China Bank Earnings and Foreign Stakes
China’s largest bank shares are down almost 25% from their year-to-date highs on fears over a US-China trade war, a slowing Chinese economy and general EM underperformance. This week, the sector will begin to report first half results with analysts expecting modestly higher profits and net income margins (NIMs) as government efforts to clamp down on shadow banking and provide liquidity is spurring on-balance sheet loan growth. Thomson Reuters is estimating that the top five financial institutions will see 4.7-7% profit growth, vs. 2.8-5% last year. There will be a strong focus on guidance for the second half as investors are divided about the degree to which government guidance can continue to drive credit creation and NIMs.
Over the past few months, the Chinese economy hit a soft patch increasing investor anxiety about the second half of the year. In the 2Q, economic growth slowed slightly to 6.7% y/y with some key indicators falling more sharply. Of note, in July, fixed-asset investment grew at its slowest pace on record and the Caixin/Markit Purchasing Manager's Index hit an eight-month low as new export orders fell by their fastest rate in more than two years. Additionally, the 2Q official data for the banking sector’s non-performing loan ratio reached 1.86%, its highest since 2009 with bad loans growing 183 billion yuan ($26.62 billion), the biggest quarterly jump since the government starting releasing data in 2003.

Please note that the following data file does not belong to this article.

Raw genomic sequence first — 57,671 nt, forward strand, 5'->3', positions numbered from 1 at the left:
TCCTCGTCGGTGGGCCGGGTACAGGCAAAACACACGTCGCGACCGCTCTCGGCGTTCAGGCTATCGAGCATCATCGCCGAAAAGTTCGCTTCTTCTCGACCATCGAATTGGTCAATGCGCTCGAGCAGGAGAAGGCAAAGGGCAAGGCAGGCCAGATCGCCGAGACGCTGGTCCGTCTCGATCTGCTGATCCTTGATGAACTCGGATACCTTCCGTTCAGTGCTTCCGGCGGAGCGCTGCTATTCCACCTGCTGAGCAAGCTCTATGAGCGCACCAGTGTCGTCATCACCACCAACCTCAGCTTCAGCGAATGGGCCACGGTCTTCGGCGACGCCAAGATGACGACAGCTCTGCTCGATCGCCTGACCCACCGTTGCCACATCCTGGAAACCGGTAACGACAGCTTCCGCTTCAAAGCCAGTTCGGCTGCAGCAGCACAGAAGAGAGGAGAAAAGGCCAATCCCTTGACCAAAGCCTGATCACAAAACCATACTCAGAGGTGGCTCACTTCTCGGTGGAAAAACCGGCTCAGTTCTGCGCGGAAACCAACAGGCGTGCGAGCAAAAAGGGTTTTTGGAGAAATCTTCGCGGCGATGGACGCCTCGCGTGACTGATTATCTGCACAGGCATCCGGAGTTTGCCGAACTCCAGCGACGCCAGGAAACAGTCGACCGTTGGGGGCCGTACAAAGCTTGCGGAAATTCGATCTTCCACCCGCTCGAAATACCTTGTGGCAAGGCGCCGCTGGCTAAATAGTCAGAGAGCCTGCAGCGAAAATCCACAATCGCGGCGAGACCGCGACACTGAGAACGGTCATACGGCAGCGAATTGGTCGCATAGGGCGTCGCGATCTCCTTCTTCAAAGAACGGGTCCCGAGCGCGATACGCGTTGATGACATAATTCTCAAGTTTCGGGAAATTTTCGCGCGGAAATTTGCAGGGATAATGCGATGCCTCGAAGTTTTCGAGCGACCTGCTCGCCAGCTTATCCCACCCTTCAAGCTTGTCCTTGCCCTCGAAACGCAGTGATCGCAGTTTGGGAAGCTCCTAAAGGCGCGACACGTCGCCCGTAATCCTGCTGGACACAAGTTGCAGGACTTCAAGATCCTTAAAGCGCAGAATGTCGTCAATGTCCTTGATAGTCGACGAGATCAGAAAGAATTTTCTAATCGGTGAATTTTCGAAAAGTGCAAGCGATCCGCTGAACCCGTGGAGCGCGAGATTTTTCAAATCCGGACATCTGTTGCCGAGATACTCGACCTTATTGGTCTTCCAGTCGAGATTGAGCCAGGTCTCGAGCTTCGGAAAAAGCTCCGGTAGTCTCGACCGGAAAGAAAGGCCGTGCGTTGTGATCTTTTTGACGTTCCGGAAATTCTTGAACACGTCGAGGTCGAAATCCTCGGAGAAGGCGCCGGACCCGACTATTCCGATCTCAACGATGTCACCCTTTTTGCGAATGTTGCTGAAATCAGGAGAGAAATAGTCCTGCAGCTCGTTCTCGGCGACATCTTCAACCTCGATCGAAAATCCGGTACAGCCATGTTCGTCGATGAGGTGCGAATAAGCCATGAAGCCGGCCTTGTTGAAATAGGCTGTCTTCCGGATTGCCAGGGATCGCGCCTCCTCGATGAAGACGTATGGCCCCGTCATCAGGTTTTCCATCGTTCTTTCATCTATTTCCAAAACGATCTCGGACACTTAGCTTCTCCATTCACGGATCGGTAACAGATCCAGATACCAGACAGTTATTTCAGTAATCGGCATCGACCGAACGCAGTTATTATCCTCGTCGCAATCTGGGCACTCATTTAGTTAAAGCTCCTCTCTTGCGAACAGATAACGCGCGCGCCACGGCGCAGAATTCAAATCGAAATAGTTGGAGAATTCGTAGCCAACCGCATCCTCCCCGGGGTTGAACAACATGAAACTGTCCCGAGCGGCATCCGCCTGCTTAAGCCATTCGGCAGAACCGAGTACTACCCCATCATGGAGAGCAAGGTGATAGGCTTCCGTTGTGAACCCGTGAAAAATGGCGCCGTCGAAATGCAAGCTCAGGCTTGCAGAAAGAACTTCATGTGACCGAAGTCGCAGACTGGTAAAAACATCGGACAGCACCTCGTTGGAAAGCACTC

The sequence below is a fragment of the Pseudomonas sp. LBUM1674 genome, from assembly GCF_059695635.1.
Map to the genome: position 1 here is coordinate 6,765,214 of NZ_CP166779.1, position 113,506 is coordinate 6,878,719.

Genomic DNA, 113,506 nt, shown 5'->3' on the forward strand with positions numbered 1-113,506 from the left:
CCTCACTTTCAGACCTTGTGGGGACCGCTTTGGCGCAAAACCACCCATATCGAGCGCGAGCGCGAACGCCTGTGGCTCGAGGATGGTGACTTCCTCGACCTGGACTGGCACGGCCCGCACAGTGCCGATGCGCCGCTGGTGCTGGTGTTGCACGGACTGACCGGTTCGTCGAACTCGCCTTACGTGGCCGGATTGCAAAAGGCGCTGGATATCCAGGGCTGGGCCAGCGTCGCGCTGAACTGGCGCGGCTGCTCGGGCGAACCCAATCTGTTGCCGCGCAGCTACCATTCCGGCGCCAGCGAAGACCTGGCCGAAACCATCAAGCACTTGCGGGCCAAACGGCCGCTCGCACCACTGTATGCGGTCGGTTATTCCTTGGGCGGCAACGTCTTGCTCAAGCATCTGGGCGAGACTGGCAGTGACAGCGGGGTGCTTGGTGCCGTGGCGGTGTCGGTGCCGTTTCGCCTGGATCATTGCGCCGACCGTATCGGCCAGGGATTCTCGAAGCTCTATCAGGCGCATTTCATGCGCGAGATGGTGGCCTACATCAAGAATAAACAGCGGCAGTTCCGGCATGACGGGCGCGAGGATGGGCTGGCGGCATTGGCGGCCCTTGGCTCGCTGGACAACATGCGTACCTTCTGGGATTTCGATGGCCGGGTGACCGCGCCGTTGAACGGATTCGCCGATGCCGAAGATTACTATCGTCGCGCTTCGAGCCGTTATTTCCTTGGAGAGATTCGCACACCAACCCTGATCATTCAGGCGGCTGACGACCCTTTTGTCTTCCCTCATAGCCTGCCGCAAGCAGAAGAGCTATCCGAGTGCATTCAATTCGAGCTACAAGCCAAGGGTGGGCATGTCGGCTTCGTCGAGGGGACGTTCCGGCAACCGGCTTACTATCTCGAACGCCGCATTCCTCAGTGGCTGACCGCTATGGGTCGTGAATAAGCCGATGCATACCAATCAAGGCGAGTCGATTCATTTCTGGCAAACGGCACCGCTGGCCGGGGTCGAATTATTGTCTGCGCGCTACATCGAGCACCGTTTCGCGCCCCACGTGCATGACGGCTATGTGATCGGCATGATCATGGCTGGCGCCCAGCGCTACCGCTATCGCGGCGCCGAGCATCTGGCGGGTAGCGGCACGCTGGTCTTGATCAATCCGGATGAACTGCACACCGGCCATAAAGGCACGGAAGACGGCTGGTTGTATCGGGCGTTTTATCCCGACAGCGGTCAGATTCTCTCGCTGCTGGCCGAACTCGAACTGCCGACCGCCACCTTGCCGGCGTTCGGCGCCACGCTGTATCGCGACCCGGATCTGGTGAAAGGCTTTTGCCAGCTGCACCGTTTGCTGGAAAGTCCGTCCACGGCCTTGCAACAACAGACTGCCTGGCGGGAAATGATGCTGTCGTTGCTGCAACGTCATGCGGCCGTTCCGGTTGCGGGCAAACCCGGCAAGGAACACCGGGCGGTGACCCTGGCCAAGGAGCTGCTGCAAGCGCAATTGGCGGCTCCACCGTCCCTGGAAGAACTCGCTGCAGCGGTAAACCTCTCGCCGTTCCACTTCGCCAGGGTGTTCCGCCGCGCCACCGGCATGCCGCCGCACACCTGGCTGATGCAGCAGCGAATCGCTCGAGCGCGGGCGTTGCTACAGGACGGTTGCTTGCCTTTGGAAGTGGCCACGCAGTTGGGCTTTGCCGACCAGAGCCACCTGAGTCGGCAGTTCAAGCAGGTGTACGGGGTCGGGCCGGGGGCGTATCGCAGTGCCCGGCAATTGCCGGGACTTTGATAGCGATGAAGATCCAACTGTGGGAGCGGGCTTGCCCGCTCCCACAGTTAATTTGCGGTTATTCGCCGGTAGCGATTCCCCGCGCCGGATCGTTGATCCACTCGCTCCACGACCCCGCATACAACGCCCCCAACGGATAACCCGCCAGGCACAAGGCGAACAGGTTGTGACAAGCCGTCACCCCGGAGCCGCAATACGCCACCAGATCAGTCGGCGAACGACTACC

Since then, Beijing has taken a more targeted approach to help stimulate the economy. The State Council has called for more proactive fiscal policy, infrastructure spending and new lending, particularly for small and medium sized firms. The People's Bank of China is also increasing its liquidity injections into the financial system and reducing the amount of deposits commercial lenders are required to hold. On Friday, the PBoC injected Rmb149bn ($22bn) into the system through loans to commercial banks. In particular, it’s using it Medium-term Lending Facility (MLF) to help banks, insurance companies and investors increase their purchases of local government and corporate bonds.
Beijing is hoping that these efforts will boost growth into the end of the year without derailing their de-leveraging strategy. Optimists on the Chinese banks are betting that these efforts will be successful and that the trend that has been evident over the past year of increasing loans and improved NIMs will continue.
Another small positive for the sector was last Thursday’s announcement from the China Banking and Insurance Regulatory Commission (CBRC) providing more details on its plan, initially released last November, to open up China’s financial system to international firms. The Agency said it will remove all caps to foreign ownership, currently limited at 20% for a single institution and 25% for a group, on its banks and bad-debt asset managers.
While a constructive step towards greater economic liberalization, it is unlikely that many international firms will increase their stakes anytime soon. The banks are still overburdened with high levels of bad loans whose true size is still completely unknown and many of these institutions are still heavily directed and regulated by the State. Additionally, China still struggles with the bigger issue of a free-floating currency and an open capital account that makes large investments and commitments by overseas entities difficult. Finally, with the big internet companies like Alibaba and Tencent, and the more innovative insurance companies like Ping An, playing a more dominant role in the financial sector, a stake in a Chinese bank doesn’t look overly compelling.